alpinemike Beaverton Member

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    Copy that. The rifle has a pinned brake. the receiver is U.S. compliant, (not the arsenal receiver) the scope was married to the rifle at cugir came with the tags to match. I love this rifle. It has proven to be quite reliable so far. The rifle operates fairly smooth, or so it seemed. At this point I'm confidant, one way or another I'll find a way to resolve this.

    PS. Century has recommended the rifle be returned to have the bolt replaced. They will send details concerning shipping, warranties, costs and returns. I will follow up with the details shortly.

    Thanks for the help guys! Much appreciated!
     
  16. trainsktg

    trainsktg Portland OR Well-Known Member

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    Do you mean an ammonium salt?

    Actually there is truth to the quoted statement, but it represents an incomplete picture.

    Water is an excellent solvent for compounds like the salts deposited by corrosive primers in rifle barrels. These salts love water (hense the rust) and as such they are also highly soluable, which is why soapy hot water is the recommended method for removing them. The salts are very quickly washed away. It is also a more thorough method than using an ammonia based cleaner. An ammonia solution is more convienient though, especially at the range, plus it is less messy and is every bit as good as the soapy water treatment if a little extra care is taken. But it must be said, it is the water, not the ammonia that removes the salt. OK...so why use the ammonia? Read on...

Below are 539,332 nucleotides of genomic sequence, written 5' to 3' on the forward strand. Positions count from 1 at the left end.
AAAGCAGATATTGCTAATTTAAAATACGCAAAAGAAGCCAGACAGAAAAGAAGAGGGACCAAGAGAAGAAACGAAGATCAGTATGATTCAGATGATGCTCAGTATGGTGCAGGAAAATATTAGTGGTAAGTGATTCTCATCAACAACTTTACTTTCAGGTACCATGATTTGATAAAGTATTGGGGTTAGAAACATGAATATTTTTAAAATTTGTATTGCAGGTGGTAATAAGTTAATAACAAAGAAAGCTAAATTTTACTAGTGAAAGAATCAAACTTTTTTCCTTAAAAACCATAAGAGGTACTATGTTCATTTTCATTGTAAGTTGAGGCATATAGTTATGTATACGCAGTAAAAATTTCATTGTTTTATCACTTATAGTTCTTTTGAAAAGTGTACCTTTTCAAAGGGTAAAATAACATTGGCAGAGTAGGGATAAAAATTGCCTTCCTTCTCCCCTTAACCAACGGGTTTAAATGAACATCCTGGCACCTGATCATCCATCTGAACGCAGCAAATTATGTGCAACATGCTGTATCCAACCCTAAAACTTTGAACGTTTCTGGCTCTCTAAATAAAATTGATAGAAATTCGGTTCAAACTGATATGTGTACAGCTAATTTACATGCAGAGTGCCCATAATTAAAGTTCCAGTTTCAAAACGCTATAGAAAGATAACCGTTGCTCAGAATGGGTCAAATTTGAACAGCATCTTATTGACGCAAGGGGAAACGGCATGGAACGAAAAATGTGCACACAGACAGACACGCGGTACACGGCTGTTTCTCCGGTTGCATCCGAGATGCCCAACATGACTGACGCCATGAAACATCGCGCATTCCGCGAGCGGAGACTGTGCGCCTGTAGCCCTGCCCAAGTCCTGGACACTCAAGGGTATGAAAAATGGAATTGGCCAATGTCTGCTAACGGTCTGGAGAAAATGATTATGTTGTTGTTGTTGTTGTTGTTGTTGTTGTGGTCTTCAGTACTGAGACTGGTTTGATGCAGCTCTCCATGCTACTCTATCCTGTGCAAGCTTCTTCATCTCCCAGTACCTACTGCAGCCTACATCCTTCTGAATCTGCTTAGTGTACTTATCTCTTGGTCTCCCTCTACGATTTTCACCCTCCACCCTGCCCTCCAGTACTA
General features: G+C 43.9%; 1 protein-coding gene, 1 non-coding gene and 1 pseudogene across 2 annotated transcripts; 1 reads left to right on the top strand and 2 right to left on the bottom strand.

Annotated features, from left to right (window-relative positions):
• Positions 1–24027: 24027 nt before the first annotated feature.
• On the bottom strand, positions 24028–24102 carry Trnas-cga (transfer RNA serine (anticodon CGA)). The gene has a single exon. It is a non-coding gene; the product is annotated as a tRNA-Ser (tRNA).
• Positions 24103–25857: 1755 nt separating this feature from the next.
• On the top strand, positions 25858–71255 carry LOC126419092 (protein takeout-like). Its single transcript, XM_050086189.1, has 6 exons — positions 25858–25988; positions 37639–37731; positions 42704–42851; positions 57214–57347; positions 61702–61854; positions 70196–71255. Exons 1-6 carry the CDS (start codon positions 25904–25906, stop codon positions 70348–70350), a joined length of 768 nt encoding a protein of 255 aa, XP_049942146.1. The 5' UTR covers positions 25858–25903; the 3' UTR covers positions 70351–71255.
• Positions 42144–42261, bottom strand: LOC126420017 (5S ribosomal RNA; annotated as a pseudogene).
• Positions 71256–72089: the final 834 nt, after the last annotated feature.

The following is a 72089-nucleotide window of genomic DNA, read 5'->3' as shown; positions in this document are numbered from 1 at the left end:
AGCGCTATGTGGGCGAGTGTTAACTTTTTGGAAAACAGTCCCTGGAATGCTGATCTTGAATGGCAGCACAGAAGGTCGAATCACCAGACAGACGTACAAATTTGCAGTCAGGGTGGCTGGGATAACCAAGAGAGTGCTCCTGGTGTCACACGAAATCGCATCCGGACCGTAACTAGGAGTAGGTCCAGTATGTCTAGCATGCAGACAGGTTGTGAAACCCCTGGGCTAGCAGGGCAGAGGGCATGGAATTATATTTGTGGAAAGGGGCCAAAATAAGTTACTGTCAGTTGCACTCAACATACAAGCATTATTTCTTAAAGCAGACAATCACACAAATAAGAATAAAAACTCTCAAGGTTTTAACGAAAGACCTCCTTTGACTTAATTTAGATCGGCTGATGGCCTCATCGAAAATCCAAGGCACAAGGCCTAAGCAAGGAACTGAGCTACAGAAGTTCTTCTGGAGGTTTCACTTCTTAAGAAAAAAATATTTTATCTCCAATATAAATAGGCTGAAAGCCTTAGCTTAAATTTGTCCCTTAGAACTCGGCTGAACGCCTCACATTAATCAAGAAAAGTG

Early on, mercury fulminate primers were used, but potassium chlorate fairly quickly became the 'standard' primer compound, because the mercuric primers had a nasty habit of embrittling the brass. Of course, this was bad for long-term storage, the main reason for using corrosive primers in the first place. Both water and ammonia are excellent at dissolving metallic salts like those containing mercury, but when potassium salts came on the scene, well, the ammonia became ineffective because it can't dissolve KCl. What the ammonia will do is dissolve copper deposits. Every time you fire a round, every little pit and imperfection in the bore gets filled with little layers of salt and copper. If you use just water, you leave some salt covered by copper and there it remains. Over time, the copper will oxidize, become permeable to atmospheric water at which time the salts underneath will grab that water and start the rusting process. So when you use an ammonia solution the ammonia removes the copper deposits and the water removes the salt deposits. Then after all of that you can use your Hoppes #9 or whatever, then your Remoil, then your done.

    Keith
     
  17. usrifle

    usrifle washington Member

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    Very good Keith, couldn't have said it better myself.
    usrifle